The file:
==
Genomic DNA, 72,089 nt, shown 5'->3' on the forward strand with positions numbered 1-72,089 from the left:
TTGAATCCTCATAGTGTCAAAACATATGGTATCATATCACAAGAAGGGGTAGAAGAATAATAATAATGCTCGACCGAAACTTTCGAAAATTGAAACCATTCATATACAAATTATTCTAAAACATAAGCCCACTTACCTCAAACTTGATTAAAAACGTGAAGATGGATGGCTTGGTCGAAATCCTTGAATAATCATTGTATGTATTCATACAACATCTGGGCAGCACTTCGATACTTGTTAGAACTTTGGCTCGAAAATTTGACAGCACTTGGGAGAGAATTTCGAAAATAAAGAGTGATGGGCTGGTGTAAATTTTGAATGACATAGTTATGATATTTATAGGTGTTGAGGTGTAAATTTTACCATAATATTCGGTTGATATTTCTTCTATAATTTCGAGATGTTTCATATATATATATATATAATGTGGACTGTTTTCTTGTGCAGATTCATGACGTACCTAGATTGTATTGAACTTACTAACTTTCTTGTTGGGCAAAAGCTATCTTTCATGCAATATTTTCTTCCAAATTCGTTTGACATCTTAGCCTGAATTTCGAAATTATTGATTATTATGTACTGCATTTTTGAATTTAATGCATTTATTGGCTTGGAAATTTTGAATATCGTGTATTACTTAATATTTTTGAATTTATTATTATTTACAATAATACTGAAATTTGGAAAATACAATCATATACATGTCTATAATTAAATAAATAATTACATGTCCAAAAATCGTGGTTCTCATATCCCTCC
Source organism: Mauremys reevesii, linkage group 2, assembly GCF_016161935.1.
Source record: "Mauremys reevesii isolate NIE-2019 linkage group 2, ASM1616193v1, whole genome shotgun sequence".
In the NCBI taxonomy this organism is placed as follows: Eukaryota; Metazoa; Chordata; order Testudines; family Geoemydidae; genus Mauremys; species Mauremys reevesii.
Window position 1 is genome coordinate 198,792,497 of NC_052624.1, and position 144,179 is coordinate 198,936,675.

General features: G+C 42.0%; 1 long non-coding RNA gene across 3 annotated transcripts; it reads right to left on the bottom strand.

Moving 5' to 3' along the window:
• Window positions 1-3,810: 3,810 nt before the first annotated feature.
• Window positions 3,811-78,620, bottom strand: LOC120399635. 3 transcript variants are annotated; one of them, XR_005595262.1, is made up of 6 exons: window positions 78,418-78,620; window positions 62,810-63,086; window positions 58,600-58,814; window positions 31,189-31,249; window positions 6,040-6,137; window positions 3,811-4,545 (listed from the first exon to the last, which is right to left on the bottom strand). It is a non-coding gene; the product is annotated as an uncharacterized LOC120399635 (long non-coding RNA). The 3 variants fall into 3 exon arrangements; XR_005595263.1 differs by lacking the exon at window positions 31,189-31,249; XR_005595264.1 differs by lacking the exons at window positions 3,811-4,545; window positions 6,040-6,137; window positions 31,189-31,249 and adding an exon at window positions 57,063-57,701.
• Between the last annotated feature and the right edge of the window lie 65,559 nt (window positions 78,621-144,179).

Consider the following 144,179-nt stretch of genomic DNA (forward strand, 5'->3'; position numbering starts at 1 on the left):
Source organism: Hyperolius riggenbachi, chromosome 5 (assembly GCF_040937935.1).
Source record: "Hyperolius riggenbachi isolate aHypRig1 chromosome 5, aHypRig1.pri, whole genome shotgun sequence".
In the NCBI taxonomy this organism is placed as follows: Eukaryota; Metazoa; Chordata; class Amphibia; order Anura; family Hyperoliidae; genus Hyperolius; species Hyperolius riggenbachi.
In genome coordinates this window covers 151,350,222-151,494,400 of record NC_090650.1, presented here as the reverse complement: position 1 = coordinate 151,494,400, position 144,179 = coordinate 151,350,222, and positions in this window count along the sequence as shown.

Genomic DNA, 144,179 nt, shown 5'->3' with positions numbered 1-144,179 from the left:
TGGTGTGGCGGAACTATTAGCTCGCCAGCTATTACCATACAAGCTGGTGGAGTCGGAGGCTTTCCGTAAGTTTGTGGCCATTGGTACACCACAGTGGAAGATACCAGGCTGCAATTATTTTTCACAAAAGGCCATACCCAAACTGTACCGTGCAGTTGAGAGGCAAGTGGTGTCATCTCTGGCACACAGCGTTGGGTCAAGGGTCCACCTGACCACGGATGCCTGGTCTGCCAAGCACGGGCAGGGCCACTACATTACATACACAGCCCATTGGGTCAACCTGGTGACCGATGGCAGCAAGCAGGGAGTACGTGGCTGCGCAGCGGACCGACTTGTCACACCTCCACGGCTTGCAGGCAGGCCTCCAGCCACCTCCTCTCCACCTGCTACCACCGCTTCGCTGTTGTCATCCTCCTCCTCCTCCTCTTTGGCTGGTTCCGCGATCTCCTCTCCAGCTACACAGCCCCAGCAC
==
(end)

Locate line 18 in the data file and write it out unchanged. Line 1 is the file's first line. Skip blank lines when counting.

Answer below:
TGGTGTGGCGGAACTATTAGCTCGCCAGCTATTACCATACAAGCTGGTGGAGTCGGAGGCTTTCCGTAAGTTTGTGGCCATTGGTACACCACAGTGGAAGATACCAGGCTGCAATTATTTTTCACAAAAGGCCATACCCAAACTGTACCGTGCAGTTGAGAGGCAAGTGGTGTCATCTCTGGCACACAGCGTTGGGTCAAGGGTCCACCTGACCACGGATGCCTGGTCTGCCAAGCACGGGCAGGGCCACTACATTACATACACAGCCCATTGGGTCAACCTGGTGACCGATGGCAGCAAGCAGGGAGTACGTGGCTGCGCAGCGGACCGACTTGTCACACCTCCACGGCTTGCAGGCAGGCCTCCAGCCACCTCCTCTCCACCTGCTACCACCGCTTCGCTGTTGTCATCCTCCTCCTCCTCCTCTTTGGCTGGTTCCGCGATCTCCTCTCCAGCTACACAGCCCCAGCAC